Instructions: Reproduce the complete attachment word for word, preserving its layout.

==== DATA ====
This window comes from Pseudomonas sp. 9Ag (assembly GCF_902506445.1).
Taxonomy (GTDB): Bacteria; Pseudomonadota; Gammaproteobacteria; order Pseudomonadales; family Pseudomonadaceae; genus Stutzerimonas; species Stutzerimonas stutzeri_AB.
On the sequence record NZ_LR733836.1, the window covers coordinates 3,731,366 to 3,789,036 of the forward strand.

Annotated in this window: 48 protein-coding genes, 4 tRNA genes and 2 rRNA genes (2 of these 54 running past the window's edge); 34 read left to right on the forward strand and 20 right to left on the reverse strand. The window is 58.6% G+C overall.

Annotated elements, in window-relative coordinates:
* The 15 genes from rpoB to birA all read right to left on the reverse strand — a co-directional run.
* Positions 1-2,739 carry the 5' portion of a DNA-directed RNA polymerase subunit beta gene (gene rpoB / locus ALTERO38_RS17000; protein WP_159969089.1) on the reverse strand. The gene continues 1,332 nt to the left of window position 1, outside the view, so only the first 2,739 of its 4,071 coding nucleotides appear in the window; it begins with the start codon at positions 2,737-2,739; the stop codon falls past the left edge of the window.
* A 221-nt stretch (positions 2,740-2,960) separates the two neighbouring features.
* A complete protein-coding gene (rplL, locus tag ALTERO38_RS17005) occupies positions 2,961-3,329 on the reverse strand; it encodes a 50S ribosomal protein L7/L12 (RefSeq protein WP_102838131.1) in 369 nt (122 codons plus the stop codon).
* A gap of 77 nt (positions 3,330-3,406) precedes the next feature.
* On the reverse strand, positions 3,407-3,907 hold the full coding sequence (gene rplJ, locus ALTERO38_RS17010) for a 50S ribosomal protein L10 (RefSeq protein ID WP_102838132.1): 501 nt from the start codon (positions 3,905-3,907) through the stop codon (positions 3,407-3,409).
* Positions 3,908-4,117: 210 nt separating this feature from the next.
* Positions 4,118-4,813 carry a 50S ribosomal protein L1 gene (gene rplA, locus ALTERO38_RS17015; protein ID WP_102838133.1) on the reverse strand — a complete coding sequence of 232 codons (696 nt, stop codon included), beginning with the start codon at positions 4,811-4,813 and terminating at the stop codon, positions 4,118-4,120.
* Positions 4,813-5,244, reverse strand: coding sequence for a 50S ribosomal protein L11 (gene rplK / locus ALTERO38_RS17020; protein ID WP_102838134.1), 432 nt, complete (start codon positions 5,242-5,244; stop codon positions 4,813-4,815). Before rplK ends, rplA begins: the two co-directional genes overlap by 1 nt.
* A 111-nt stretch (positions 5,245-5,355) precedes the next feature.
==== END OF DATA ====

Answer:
This window comes from Pseudomonas sp. 9Ag (assembly GCF_902506445.1).
Taxonomy (GTDB): Bacteria; Pseudomonadota; Gammaproteobacteria; order Pseudomonadales; family Pseudomonadaceae; genus Stutzerimonas; species Stutzerimonas stutzeri_AB.
On the sequence record NZ_LR733836.1, the window covers coordinates 3,731,366 to 3,789,036 of the forward strand.

Annotated in this window: 48 protein-coding genes, 4 tRNA genes and 2 rRNA genes (2 of these 54 running past the window's edge); 34 read left to right on the forward strand and 20 right to left on the reverse strand. The window is 58.6% G+C overall.

Annotated elements, in window-relative coordinates:
* The 15 genes from rpoB to birA all read right to left on the reverse strand — a co-directional run.
* Positions 1-2,739 carry the 5' portion of a DNA-directed RNA polymerase subunit beta gene (gene rpoB / locus ALTERO38_RS17000; protein WP_159969089.1) on the reverse strand. The gene continues 1,332 nt to the left of window position 1, outside the view, so only the first 2,739 of its 4,071 coding nucleotides appear in the window; it begins with the start codon at positions 2,737-2,739; the stop codon falls past the left edge of the window.
* A 221-nt stretch (positions 2,740-2,960) separates the two neighbouring features.
* A complete protein-coding gene (rplL, locus tag ALTERO38_RS17005) occupies positions 2,961-3,329 on the reverse strand; it encodes a 50S ribosomal protein L7/L12 (RefSeq protein WP_102838131.1) in 369 nt (122 codons plus the stop codon).
* A gap of 77 nt (positions 3,330-3,406) precedes the next feature.
* On the reverse strand, positions 3,407-3,907 hold the full coding sequence (gene rplJ, locus ALTERO38_RS17010) for a 50S ribosomal protein L10 (RefSeq protein ID WP_102838132.1): 501 nt from the start codon (positions 3,905-3,907) through the stop codon (positions 3,407-3,409).
* Positions 3,908-4,117: 210 nt separating this feature from the next.
* Positions 4,118-4,813 carry a 50S ribosomal protein L1 gene (gene rplA, locus ALTERO38_RS17015; protein ID WP_102838133.1) on the reverse strand — a complete coding sequence of 232 codons (696 nt, stop codon included), beginning with the start codon at positions 4,811-4,813 and terminating at the stop codon, positions 4,118-4,120.
* Positions 4,813-5,244, reverse strand: coding sequence for a 50S ribosomal protein L11 (gene rplK / locus ALTERO38_RS17020; protein ID WP_102838134.1), 432 nt, complete (start codon positions 5,242-5,244; stop codon positions 4,813-4,815). Before rplK ends, rplA begins: the two co-directional genes overlap by 1 nt.
* A 111-nt stretch (positions 5,245-5,355) precedes the next feature.